Am answering this in a general sense.
Most of us perceive "to love" and "being loved" as good.
In Buddhism, without going into talking about Karma, it is an
You love someone, more or less on the condition that, this person must love you back. If not, what would happen and how many relationships have ended up in tragedy.
Again, am not going into the Karma part of this.
Just speaking in terms of attachment.
Why do we love someone. Again, very generally speaking, first comes into play is the "sense of perception" (i.e. "She is beautiful", "He is just gorgeous, look at his body", etc).
Then, based on that, you conjure up thoughts and feelings that favor and fulfill that "sense of perception" ("No, no, no, he is not bad, I still think he is a good person", "I dunno why, even though she lied to her own mother and has stolen some money in the past, I still think she was just mistaken; deep inside, I think she is a good person. She is just lost and having a bad time in the moment. I think she is nice. Give her a chance").
Again, speaking very generally, you would do whatever to please her /
him, doing things that you wouldn't normally do - that's one suffering
(a debt, if you will).
Then just to please her, you try to lavish her with items you don't normally buy.
For example, a leather bag, leather shoes, a gorgeous diner, etc etc. Think of these actions, behind these, someone / thing had to suffer / die for you, for your fulfillment of pleasing her.
Again, putting Karma aside.
Let say you are normally a very calm person, knowing how to avoid conflicts and ease things. But since you are with a girl now, you need to become / become competitive and more aggressive (i.e. if she complains that a guy at the train station is looking at her, you would need to stare at his guy back, when normally if you were being stared at, you had your own way to avoid conflict and stay calm).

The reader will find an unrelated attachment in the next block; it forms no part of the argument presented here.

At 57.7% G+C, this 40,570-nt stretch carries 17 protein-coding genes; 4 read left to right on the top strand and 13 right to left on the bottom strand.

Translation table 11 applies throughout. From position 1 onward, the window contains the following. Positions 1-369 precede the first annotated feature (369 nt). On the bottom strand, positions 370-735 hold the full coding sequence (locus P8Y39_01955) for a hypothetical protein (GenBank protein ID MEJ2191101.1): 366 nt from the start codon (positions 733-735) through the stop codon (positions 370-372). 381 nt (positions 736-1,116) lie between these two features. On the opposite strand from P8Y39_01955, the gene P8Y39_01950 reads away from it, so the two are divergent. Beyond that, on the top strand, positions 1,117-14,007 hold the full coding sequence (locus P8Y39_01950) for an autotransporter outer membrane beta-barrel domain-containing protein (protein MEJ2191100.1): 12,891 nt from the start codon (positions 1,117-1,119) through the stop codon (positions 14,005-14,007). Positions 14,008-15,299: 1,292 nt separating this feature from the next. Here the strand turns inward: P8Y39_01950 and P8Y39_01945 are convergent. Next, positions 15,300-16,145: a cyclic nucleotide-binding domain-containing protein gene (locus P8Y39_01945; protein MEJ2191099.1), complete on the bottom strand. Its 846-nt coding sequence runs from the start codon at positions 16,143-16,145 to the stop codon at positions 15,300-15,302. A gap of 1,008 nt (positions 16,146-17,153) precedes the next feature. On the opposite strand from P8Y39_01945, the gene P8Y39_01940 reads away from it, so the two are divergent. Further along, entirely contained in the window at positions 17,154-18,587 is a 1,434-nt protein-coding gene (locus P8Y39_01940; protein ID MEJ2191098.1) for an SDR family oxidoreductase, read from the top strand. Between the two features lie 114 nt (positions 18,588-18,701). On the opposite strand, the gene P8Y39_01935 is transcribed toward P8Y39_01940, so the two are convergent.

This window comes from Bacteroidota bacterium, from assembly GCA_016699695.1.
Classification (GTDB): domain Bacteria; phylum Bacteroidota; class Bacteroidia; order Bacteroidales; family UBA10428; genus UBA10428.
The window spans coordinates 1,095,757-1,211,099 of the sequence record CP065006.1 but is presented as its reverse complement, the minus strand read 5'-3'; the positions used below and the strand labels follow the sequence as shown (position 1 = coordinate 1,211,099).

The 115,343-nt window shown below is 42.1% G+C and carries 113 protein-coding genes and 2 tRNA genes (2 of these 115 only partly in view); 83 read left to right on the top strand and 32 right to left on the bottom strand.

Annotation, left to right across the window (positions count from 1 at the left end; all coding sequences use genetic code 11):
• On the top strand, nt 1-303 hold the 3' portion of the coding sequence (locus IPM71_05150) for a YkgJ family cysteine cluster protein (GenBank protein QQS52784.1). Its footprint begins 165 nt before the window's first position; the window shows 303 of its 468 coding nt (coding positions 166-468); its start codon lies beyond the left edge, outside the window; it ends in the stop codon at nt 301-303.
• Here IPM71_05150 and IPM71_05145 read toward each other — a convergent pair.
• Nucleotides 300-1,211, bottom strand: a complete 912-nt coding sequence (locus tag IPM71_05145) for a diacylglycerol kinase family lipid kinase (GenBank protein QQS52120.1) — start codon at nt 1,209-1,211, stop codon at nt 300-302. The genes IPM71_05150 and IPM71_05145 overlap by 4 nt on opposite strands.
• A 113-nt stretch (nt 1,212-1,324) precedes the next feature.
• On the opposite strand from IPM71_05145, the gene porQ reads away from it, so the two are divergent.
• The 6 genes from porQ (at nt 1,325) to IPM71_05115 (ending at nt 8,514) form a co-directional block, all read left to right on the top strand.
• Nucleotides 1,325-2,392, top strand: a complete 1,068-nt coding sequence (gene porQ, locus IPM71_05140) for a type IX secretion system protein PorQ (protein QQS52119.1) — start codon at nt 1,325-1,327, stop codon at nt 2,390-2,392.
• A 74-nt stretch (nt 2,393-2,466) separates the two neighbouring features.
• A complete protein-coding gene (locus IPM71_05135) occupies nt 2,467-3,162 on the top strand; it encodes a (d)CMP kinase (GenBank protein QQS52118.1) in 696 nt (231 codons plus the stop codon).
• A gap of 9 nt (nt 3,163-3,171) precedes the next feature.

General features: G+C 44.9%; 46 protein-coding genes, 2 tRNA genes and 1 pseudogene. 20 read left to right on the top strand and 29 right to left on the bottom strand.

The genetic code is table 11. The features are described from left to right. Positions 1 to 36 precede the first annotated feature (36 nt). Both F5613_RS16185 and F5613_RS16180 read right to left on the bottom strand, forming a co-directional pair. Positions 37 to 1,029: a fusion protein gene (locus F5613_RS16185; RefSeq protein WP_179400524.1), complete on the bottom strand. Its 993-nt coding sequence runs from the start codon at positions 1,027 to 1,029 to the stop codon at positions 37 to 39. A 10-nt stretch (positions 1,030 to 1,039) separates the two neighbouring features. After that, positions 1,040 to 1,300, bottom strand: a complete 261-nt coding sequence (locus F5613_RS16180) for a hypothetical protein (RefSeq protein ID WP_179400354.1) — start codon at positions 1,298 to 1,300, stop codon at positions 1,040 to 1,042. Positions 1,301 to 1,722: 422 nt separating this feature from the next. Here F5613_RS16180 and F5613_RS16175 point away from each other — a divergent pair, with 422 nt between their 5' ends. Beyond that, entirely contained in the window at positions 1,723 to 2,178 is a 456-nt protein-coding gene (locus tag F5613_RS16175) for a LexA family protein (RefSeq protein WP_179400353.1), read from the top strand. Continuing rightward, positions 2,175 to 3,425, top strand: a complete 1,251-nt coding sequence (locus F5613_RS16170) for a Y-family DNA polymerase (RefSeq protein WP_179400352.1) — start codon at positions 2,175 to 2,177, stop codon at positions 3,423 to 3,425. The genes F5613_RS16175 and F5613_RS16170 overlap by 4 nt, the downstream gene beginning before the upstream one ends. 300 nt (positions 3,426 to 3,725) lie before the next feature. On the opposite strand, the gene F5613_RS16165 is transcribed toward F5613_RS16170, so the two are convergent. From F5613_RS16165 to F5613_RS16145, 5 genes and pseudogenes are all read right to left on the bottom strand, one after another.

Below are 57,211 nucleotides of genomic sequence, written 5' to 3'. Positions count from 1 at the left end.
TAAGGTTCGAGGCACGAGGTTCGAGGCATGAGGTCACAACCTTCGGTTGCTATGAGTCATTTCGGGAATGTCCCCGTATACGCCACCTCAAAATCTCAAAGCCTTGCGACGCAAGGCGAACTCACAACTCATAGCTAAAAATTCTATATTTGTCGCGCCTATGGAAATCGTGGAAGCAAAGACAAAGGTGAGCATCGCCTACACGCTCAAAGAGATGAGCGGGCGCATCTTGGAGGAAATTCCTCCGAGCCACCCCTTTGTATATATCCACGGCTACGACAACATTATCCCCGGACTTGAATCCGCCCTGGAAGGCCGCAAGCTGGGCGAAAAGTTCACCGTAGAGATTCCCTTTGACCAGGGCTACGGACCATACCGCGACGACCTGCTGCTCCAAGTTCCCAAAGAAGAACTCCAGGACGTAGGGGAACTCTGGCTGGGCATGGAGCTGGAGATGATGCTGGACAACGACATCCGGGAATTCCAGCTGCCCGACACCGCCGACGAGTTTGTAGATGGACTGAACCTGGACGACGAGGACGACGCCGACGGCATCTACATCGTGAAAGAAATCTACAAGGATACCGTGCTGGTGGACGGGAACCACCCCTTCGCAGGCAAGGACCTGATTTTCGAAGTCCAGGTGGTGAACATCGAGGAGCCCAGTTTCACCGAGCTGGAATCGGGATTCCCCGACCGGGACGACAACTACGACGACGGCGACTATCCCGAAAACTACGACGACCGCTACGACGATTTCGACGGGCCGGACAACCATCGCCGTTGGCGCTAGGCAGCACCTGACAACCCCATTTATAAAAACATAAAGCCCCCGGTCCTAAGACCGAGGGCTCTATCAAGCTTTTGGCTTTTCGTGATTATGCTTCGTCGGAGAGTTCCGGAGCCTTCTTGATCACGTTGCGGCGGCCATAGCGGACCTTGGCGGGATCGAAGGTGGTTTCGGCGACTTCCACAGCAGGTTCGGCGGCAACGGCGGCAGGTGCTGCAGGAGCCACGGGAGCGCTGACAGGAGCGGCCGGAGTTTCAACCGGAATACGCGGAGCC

Attachment stacks up, likewise sufferings.
And so, let say you still decided to do all of the above and is OK for you, then if one day she so happens to do something that doesn't please you back, all of what you have done for her rush at you in thoughts and your anger arises ("You know I love you, how much have I done for you?, I I I, did this; when I was sick, I still went to you and I I I". And she also "I I I".).
From now from, it cycles further.
Then, at the very very last thought before you decided to leave her, your first sight (the beauty of her) comes to "conciliate" your decision of leaving this relationship. And it goes on like this.
Let say somehow it turns out OK and you and her have kids. It is another attachment stacked up.
You need to raise them. The stress, etc etc, forces you to do something you don't normally do and against your will.
Again, putting aside Karma and be very general:
You need to fulfill your kids' needs (food, toys, clothes, iPad?). And now you need more money. Normally you work and that's it, but suddenly money is important and thus your job and a raise; so, you start office politics and ooze out some co-workers, who you think might endanger your position). Sufferings to all parties including yourself. Debts.
It goes on and on.
Your kids, who you tried so hard to put into Stanford, turn out to be someone who smokes and drinks on the streets with a guitar, living day by day by stealing. Another attachment that causes sufferings here - your "kindness" to your kids are not reciprocated. You disown them, and they in turn off and on shout at you, etc etc.
Or: they turn out to be graduates from Stanford. But not visiting you enough afterwards, not saying to you enough "thank you, papa" and your anger arises.
All these are "binary" - your love depends on the others', the others' yours.
It will be payed out and must be re-payed.
All of the above begin with one perception (re-cap: "He is gorgeous", "She is so fine, so pretty").
The cycle "cycles" onwards for generations.
So, if you are already in a relationship and would like to know if a "divorce" would be frowned upon, the answer is, all has already begun from the "first perception" that led into "loving" and "wanting to be loved" with this person.
If the thought "why is loving another so 'bad'?" or "I think loving and being loved is a most beautiful thing!", then please re-visit my answer here someday in the future as you continue your path with Buddhism and I hope to hear from you then.
I am not saying / defining here some thing is bad; rather: not to attach oneself or get attached to that something is good enough.
Roses grow, fish swims, but we don't need to pluck the roses or catch the fish and put it into a tank. Let them be where they are and you so likewise.